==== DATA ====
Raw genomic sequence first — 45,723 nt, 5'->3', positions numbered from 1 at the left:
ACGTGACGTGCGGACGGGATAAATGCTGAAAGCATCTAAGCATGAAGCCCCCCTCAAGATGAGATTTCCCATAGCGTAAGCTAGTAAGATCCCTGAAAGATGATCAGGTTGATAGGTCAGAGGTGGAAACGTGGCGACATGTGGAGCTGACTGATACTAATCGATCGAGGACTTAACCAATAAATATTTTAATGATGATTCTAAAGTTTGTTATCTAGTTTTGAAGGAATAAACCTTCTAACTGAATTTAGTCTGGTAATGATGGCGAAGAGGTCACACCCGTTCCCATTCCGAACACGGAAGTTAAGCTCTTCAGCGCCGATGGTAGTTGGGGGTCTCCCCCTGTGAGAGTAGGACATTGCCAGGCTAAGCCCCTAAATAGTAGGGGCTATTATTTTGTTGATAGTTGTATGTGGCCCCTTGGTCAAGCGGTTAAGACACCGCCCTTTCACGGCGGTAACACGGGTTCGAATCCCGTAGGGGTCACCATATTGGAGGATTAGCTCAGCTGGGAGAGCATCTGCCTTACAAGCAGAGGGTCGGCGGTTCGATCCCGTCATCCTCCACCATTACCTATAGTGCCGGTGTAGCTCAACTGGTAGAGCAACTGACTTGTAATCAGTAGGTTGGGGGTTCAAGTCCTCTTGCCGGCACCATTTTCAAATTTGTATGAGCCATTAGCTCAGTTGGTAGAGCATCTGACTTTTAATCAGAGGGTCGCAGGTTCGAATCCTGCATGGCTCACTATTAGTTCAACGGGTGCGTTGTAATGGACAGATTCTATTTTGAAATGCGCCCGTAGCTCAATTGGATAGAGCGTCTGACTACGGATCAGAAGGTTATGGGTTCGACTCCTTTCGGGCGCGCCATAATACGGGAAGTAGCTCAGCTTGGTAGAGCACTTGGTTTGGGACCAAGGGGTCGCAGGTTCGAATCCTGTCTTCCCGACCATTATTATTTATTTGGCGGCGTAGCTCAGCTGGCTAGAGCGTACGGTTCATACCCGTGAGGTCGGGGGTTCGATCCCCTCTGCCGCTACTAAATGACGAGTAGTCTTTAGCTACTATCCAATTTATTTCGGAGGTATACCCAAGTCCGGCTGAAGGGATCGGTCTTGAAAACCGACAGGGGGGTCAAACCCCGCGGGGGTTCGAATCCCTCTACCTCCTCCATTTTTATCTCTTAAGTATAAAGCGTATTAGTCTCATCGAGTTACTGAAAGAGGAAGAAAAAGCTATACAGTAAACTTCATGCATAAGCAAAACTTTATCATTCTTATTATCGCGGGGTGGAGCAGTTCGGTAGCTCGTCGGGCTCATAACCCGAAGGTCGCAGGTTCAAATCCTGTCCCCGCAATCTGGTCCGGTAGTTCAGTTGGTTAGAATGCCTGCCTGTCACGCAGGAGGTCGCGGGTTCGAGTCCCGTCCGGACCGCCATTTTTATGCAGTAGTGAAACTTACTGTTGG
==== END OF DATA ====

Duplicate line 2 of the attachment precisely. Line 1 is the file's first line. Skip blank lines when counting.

ACGTGACGTGCGGACGGGATAAATGCTGAAAGCATCTAAGCATGAAGCCCCCCTCAAGATGAGATTTCCCATAGCGTAAGCTAGTAAGATCCCTGAAAGATGATCAGGTTGATAGGTCAGAGGTGGAAACGTGGCGACATGTGGAGCTGACTGATACTAATCGATCGAGGACTTAACCAATAAATATTTTAATGATGATTCTAAAGTTTGTTATCTAGTTTTGAAGGAATAAACCTTCTAACTGAATTTAGTCTGGTAATGATGGCGAAGAGGTCACACCCGTTCCCATTCCGAACACGGAAGTTAAGCTCTTCAGCGCCGATGGTAGTTGGGGGTCTCCCCCTGTGAGAGTAGGACATTGCCAGGCTAAGCCCCTAAATAGTAGGGGCTATTATTTTGTTGATAGTTGTATGTGGCCCCTTGGTCAAGCGGTTAAGACACCGCCCTTTCACGGCGGTAACACGGGTTCGAATCCCGTAGGGGTCACCATATTGGAGGATTAGCTCAGCTGGGAGAGCATCTGCCTTACAAGCAGAGGGTCGGCGGTTCGATCCCGTCATCCTCCACCATTACCTATAGTGCCGGTGTAGCTCAACTGGTAGAGCAACTGACTTGTAATCAGTAGGTTGGGGGTTCAAGTCCTCTTGCCGGCACCATTTTCAAATTTGTATGAGCCATTAGCTCAGTTGGTAGAGCATCTGACTTTTAATCAGAGGGTCGCAGGTTCGAATCCTGCATGGCTCACTATTAGTTCAACGGGTGCGTTGTAATGGACAGATTCTATTTTGAAATGCGCCCGTAGCTCAATTGGATAGAGCGTCTGACTACGGATCAGAAGGTTATGGGTTCGACTCCTTTCGGGCGCGCCATAATACGGGAAGTAGCTCAGCTTGGTAGAGCACTTGGTTTGGGACCAAGGGGTCGCAGGTTCGAATCCTGTCTTCCCGACCATTATTATTTATTTGGCGGCGTAGCTCAGCTGGCTAGAGCGTACGGTTCATACCCGTGAGGTCGGGGGTTCGATCCCCTCTGCCGCTACTAAATGACGAGTAGTCTTTAGCTACTATCCAATTTATTTCGGAGGTATACCCAAGTCCGGCTGAAGGGATCGGTCTTGAAAACCGACAGGGGGGTCAAACCCCGCGGGGGTTCGAATCCCTCTACCTCCTCCATTTTTATCTCTTAAGTATAAAGCGTATTAGTCTCATCGAGTTACTGAAAGAGGAAGAAAAAGCTATACAGTAAACTTCATGCATAAGCAAAACTTTATCATTCTTATTATCGCGGGGTGGAGCAGTTCGGTAGCTCGTCGGGCTCATAACCCGAAGGTCGCAGGTTCAAATCCTGTCCCCGCAATCTGGTCCGGTAGTTCAGTTGGTTAGAATGCCTGCCTGTCACGCAGGAGGTCGCGGGTTCGAGTCCCGTCCGGACCGCCATTTTTATGCAGTAGTGAAACTTACTGTTGG